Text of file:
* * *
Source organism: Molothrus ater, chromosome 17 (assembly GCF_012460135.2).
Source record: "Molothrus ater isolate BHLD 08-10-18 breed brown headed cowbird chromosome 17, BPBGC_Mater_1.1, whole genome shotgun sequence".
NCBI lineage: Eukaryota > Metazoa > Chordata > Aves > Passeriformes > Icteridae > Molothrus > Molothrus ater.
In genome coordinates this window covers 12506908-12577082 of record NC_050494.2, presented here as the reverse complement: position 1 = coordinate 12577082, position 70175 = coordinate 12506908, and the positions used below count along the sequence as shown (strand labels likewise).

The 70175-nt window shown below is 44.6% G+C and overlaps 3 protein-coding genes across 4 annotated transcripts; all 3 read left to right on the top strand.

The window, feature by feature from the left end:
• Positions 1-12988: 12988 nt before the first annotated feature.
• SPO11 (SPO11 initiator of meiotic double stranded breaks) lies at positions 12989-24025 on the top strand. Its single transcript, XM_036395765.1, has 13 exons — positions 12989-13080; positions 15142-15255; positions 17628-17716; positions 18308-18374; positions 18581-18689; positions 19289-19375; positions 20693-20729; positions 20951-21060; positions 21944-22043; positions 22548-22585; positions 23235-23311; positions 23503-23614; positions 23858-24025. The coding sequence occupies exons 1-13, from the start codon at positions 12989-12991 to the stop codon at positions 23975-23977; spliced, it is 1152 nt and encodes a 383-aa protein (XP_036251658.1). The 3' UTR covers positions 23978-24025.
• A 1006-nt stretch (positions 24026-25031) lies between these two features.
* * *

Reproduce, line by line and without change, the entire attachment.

Source organism: Molothrus ater, chromosome 17 (assembly GCF_012460135.2).
Source record: "Molothrus ater isolate BHLD 08-10-18 breed brown headed cowbird chromosome 17, BPBGC_Mater_1.1, whole genome shotgun sequence".
NCBI lineage: Eukaryota > Metazoa > Chordata > Aves > Passeriformes > Icteridae > Molothrus > Molothrus ater.
In genome coordinates this window covers 12506908-12577082 of record NC_050494.2, presented here as the reverse complement: position 1 = coordinate 12577082, position 70175 = coordinate 12506908, and the positions used below count along the sequence as shown (strand labels likewise).

The 70175-nt window shown below is 44.6% G+C and overlaps 3 protein-coding genes across 4 annotated transcripts; all 3 read left to right on the top strand.

The window, feature by feature from the left end:
• Positions 1-12988: 12988 nt before the first annotated feature.
• SPO11 (SPO11 initiator of meiotic double stranded breaks) lies at positions 12989-24025 on the top strand. Its single transcript, XM_036395765.1, has 13 exons — positions 12989-13080; positions 15142-15255; positions 17628-17716; positions 18308-18374; positions 18581-18689; positions 19289-19375; positions 20693-20729; positions 20951-21060; positions 21944-22043; positions 22548-22585; positions 23235-23311; positions 23503-23614; positions 23858-24025. The coding sequence occupies exons 1-13, from the start codon at positions 12989-12991 to the stop codon at positions 23975-23977; spliced, it is 1152 nt and encodes a 383-aa protein (XP_036251658.1). The 3' UTR covers positions 23978-24025.
• A 1006-nt stretch (positions 24026-25031) lies between these two features.